Jul 072012
 

The title of this post comes from a song of the same name, by the Indigo Girls.  It’s been running through my head for the last several days:

I come to you with strange fire, i make an offering of love, the incense of my soil is burned by the fire in my blood. i come with a softer answer to the questions that lie in your path. i want to harbor you from the anger, find a refuge from the wrath.

This is a message of love. love that moves from the inside out, love that never grows tired. i come to you with strange fire.

Mercenaries of the shrine, who are you to speak for god? with haughty eyes and lying tongues and hands that shed innocent blood. who delivered you the power to interpret calvary? you gamble away our freedom to gain your own authority.

Find another state of mind. grab hold. strange fire burns with the motion of love.

When you learn to love yourself, you will dissolve all the stones that are cast, you will learn to burn the icing sky and to melt the waxen mask. yes, to have the gift of true release, this is a peace that will take you higher. i come to you with my offering. i bring you strange fire.

This is a message of love. love that moves from the inside out, love that never grows tired. i come to you with strange fire.

I’m part of the PC(USA), and am a cradle Presbyterian: I was born, baptized, and learned the fundamentals of faith and developed my own understanding of God in the PC(USA).  It was in the Presbyterian Church that I learned that God’s grace is offered to me even before I am aware of that grace.  Infant baptism functions as a sign of that freely-offered grace.  God loves me, and there is absolutely nothing I can do to separate myself from that love.  The purpose of my life is to live into that grace – to live in a way that recognizes the grace that I’ve been given.  I understand part of that purpose to entail sharing that love with others.  How this love is manifest may change, but that’s the basic premise of how I understand my purpose on this planet – to know that I am loved, and to tell other people that they are, too.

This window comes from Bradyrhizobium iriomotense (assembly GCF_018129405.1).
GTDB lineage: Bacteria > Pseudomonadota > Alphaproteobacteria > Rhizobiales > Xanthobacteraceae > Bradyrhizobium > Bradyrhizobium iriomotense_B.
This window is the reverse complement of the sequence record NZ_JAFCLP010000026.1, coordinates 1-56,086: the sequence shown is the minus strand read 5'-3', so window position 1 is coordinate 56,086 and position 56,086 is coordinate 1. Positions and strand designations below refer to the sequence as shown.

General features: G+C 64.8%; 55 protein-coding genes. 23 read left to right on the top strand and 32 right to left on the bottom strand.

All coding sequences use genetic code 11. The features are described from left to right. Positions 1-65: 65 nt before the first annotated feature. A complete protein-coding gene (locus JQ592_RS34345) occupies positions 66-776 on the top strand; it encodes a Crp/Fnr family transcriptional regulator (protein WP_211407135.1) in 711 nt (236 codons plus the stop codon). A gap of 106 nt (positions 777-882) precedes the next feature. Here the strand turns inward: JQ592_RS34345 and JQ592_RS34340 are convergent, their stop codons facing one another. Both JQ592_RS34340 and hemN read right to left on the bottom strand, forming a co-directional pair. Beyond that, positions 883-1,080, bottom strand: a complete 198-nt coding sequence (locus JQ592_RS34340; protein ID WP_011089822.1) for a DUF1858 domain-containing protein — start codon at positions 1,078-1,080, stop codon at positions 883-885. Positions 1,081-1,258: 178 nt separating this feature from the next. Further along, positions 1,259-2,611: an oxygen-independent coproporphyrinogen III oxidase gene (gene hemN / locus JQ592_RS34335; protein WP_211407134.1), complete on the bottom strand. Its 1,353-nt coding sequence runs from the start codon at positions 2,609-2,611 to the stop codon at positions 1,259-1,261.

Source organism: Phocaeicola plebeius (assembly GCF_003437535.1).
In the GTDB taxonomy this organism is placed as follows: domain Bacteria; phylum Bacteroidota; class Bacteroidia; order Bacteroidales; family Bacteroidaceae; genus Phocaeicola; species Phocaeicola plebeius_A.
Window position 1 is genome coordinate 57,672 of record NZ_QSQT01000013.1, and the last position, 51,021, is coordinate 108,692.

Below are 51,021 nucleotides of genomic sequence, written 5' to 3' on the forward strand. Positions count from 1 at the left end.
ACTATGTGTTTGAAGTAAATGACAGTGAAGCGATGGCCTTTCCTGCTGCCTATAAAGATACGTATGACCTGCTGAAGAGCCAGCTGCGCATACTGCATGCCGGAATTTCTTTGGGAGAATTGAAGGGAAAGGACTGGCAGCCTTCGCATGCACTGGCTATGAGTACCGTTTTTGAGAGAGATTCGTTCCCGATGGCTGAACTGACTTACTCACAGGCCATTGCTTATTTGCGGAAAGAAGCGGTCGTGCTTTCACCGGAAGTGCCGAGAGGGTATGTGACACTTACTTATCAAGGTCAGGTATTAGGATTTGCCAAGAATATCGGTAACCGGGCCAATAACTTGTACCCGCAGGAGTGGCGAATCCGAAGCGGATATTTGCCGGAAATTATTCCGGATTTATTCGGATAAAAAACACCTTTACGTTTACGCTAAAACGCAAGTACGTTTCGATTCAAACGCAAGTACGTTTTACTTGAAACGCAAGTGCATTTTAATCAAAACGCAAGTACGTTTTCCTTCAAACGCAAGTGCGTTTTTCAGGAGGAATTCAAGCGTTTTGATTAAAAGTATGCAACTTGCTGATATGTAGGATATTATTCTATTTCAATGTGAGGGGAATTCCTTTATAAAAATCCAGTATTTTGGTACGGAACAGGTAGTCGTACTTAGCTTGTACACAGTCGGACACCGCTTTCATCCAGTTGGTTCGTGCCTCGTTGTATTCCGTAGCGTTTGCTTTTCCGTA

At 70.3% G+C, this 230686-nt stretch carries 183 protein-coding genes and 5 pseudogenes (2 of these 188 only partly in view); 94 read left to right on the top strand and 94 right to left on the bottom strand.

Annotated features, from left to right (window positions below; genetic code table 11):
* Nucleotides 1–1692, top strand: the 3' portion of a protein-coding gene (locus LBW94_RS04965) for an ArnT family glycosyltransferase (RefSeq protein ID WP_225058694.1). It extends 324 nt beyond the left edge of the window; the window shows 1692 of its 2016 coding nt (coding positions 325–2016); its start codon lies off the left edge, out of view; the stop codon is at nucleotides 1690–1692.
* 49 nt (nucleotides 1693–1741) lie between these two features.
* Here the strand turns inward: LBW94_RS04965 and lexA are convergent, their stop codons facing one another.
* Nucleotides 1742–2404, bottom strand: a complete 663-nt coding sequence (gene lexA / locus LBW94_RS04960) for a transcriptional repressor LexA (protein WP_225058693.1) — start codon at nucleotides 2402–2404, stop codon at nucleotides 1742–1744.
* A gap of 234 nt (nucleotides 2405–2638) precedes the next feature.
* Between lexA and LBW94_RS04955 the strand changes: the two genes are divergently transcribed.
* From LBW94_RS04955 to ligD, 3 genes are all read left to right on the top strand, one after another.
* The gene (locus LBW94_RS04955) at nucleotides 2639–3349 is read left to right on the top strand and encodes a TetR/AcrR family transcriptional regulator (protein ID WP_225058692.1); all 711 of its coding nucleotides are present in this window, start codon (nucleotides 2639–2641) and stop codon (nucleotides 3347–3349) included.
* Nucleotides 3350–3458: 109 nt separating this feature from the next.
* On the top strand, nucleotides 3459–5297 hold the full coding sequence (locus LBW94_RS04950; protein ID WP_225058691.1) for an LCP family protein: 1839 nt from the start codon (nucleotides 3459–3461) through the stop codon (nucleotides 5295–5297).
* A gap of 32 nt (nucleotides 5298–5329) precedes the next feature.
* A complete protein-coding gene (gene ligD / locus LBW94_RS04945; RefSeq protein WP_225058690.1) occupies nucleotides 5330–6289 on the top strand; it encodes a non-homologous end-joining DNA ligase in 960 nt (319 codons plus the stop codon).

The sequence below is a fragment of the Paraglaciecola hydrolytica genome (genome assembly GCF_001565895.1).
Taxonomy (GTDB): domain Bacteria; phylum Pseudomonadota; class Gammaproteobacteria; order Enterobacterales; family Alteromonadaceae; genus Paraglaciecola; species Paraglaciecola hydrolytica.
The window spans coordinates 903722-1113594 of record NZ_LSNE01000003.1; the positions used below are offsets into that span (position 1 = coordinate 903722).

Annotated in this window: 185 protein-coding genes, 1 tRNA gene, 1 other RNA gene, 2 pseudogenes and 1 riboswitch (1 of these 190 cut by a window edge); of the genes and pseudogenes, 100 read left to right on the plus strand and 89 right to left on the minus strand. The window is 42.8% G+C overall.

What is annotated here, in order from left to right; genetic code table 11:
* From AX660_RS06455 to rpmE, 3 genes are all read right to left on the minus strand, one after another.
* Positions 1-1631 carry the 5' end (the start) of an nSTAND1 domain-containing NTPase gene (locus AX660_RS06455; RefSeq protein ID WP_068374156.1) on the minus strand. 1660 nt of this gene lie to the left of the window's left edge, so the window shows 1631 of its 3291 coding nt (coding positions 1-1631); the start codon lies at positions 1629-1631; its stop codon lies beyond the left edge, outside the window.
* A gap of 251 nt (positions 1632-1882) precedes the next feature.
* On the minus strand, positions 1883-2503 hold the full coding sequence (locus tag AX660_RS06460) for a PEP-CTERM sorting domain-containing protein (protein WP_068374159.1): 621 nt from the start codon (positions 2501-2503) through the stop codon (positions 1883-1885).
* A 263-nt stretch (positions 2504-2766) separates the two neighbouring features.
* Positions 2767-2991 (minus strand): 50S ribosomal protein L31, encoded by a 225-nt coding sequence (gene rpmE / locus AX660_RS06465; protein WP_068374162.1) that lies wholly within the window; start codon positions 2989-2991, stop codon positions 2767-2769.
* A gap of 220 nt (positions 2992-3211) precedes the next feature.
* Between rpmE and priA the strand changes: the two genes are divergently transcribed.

Over the last week, the General Assembly, the largest governing body of the PC(USA), has been gathered for a biennial meeting where they vote on a whole number of things that impact the denomination as a whole.  (I won’t go too deeply into Presbyterian polity here, but I’ll make it short by saying that decisions that are made at GA can have an impact the way individual  congregations function.)  At the beginning of the assembly, the assembly elected a moderator and vice-moderator, the latter of whom is a friend and former supervisor of mine and who, within the last year, officiated the wedding of two women in Washington, DC.  After her election, the negative response was so swift and strong that she, just two days into her term, stepped down.  She showed grace and wisdom, recognizing that the vitriol that was being spewed was not good for the denomination as a whole.  Yesterday, the GA voted by a 30-vote-margin not to recognize marriage as a relationship between “two people,” but to maintain that it is between “a man and a woman.”  The vote in itself is not that surprising: heartbreaking, yes; ironic (considering it is now possible for GLBTQ people to be ordained and, come January 2013, it is possible for the partners of GLBTQ ministers to be on the same health plan), yes; but, it wasn’t really surprising.  If anything, I’m a bit surprised by the close margin of the vote and, though I’m aware that there is still a lot of work to do, I am encouraged by the fact that things are changing.